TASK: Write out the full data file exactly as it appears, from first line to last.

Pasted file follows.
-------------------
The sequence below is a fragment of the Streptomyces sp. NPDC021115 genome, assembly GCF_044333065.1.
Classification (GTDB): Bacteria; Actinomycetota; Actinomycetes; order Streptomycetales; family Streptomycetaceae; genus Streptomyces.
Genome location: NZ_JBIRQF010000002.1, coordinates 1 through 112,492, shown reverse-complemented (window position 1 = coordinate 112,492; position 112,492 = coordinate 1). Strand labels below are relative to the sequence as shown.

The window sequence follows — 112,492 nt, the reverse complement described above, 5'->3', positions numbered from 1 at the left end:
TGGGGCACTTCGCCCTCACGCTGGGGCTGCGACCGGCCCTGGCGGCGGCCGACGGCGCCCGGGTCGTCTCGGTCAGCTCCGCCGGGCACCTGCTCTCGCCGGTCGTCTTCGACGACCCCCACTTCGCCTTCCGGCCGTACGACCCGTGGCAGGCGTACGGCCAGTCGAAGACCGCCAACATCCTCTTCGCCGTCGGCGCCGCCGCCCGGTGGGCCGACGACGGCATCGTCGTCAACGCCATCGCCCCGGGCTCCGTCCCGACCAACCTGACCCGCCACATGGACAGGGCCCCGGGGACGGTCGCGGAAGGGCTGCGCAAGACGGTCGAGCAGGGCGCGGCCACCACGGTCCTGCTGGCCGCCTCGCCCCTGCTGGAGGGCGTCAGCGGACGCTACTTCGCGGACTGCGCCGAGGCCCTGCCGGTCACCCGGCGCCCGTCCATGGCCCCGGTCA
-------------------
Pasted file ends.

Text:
The sequence below is a fragment of the Streptomyces sp. NPDC021115 genome, assembly GCF_044333065.1.
Classification (GTDB): Bacteria; Actinomycetota; Actinomycetes; order Streptomycetales; family Streptomycetaceae; genus Streptomyces.
Genome location: NZ_JBIRQF010000002.1, coordinates 1 through 112,492, shown reverse-complemented (window position 1 = coordinate 112,492; position 112,492 = coordinate 1). Strand labels below are relative to the sequence as shown.

The window sequence follows — 112,492 nt, the reverse complement described above, 5'->3', positions numbered from 1 at the left end:
TGGGGCACTTCGCCCTCACGCTGGGGCTGCGACCGGCCCTGGCGGCGGCCGACGGCGCCCGGGTCGTCTCGGTCAGCTCCGCCGGGCACCTGCTCTCGCCGGTCGTCTTCGACGACCCCCACTTCGCCTTCCGGCCGTACGACCCGTGGCAGGCGTACGGCCAGTCGAAGACCGCCAACATCCTCTTCGCCGTCGGCGCCGCCGCCCGGTGGGCCGACGACGGCATCGTCGTCAACGCCATCGCCCCGGGCTCCGTCCCGACCAACCTGACCCGCCACATGGACAGGGCCCCGGGGACGGTCGCGGAAGGGCTGCGCAAGACGGTCGAGCAGGGCGCGGCCACCACGGTCCTGCTGGCCGCCTCGCCCCTGCTGGAGGGCGTCAGCGGACGCTACTTCGCGGACTGCGCCGAGGCCCTGCCGGTCACCCGGCGCCCGTCCATGGCCCCGGTCA